If you’re not already familiar with it, HR Learning and Development has quickly become a key component of the HR leadership agenda. As technology ushers in new skill requirements, the shortfall of qualified employees grows and the opportunity to reskill existing employees has become a strategic imperative to meet the needs of new and evolving roles.
A World Economic Forum report reports that technology and automation will create 12 million net new jobs by 2025. However, the majority of these jobs will require new skills. To that end, many of the largest companies in the world have already started investing in their employees by spending millions of dollars on retraining programs.
According to the report, “JPMorgan Chase added the tidy sum of $350M to their $250M plan to upskill their workforce. Amazon is investing over $700M to provide upskilling training to their employees. And, PwC is spending $3B to upskill all of its 275,000 employees over the next three to four years; the mantra of the program is “New World, New Skills.”
It’s not just Fortune 500 companies making the investment in retraining, according to the respondents, 59% said upskilling and retraining is their #1 priority. The number was even higher, 63%, in the SMB market.
To handle these changes and those brought about by the pandemic, Learning and Development (L&D) was one of the roles that have experienced growth in organizations over the past year. According to the 65-page LinkedIn 2021 Workplace Learning Report, last March, just 27% of L&D leaders reported their CEOs as “active champions of learning.” A year later that number sits at 64%. As a result, budgets for L&D are expected to grow in the coming year, with a third of the LinkedIn respondents expecting budgets to increase beyond pre-pandemic levels.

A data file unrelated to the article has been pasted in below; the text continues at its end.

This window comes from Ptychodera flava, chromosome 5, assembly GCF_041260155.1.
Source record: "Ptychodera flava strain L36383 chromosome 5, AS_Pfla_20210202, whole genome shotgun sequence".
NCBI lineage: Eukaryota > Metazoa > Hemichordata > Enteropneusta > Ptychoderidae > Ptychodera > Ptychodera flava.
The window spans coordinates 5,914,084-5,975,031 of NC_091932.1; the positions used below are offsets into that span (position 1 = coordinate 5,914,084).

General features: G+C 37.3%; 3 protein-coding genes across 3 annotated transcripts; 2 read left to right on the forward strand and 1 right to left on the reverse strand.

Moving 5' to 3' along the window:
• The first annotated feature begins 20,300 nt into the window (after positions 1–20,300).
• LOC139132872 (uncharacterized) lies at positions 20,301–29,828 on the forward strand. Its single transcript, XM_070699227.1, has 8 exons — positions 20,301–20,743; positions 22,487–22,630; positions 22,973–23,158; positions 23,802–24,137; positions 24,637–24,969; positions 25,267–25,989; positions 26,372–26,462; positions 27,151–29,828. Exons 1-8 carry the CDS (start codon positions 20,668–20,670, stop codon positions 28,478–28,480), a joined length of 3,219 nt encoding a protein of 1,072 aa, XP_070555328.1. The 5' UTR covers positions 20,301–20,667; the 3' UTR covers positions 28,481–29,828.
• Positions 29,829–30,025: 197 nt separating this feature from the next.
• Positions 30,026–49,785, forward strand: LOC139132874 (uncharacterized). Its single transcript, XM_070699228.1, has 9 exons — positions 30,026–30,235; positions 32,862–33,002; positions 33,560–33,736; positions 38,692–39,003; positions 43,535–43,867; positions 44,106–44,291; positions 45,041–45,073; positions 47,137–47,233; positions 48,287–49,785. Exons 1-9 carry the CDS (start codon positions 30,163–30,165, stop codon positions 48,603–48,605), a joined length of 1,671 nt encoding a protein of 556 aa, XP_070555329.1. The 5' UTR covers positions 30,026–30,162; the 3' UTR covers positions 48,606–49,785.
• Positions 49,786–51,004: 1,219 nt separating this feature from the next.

And with hybrid workforces becoming the “new normal”, blended online learning programs are also here to stay. This provides an even bigger lift to the budgets since instructor-led training has typically been the most expensive line item in the L&D budget. Thus the increase in budgets combined with a blended learning approach improves the level of learning that can be delivered. “Compared to instructor-led training, a robust online learning solution would provide far superior coverage in terms of reach, accessibility, and learning content,” said Samit Deb, CHRO at Airtel.
Now that L&D has a seat at the C-suite table at a majority of companies, how can they ensure they keep it? One way is by quantifying the value of the learning programs. Employee surveys made the biggest gains in the past year. According to the survey, the following are the top ways to measure the impact of L&D programs, listed in order:
- Qualitative feedback from employees using online courses
- Satisfaction of employees using online courses
- The number of employees that consistently engage with learning content
- Employee engagement survey scores
- Qualitative feedback about behavioral changes that learning was intended to drive
- The number of online courses completed
- An increase in the number of skills employees are developing
- Team/organization/business metrics (deals closed, customer satisfaction) before and after training
- Time saved/productivity increase
- Ability to retain talent within your organization
In our next post, we’ll continue to look at additional insights from the LinkedIn report. And if you’re considering recruiting L&D executive leadership and need guidance or have questions, send us a note, and one of our retained search consultants will reply right away.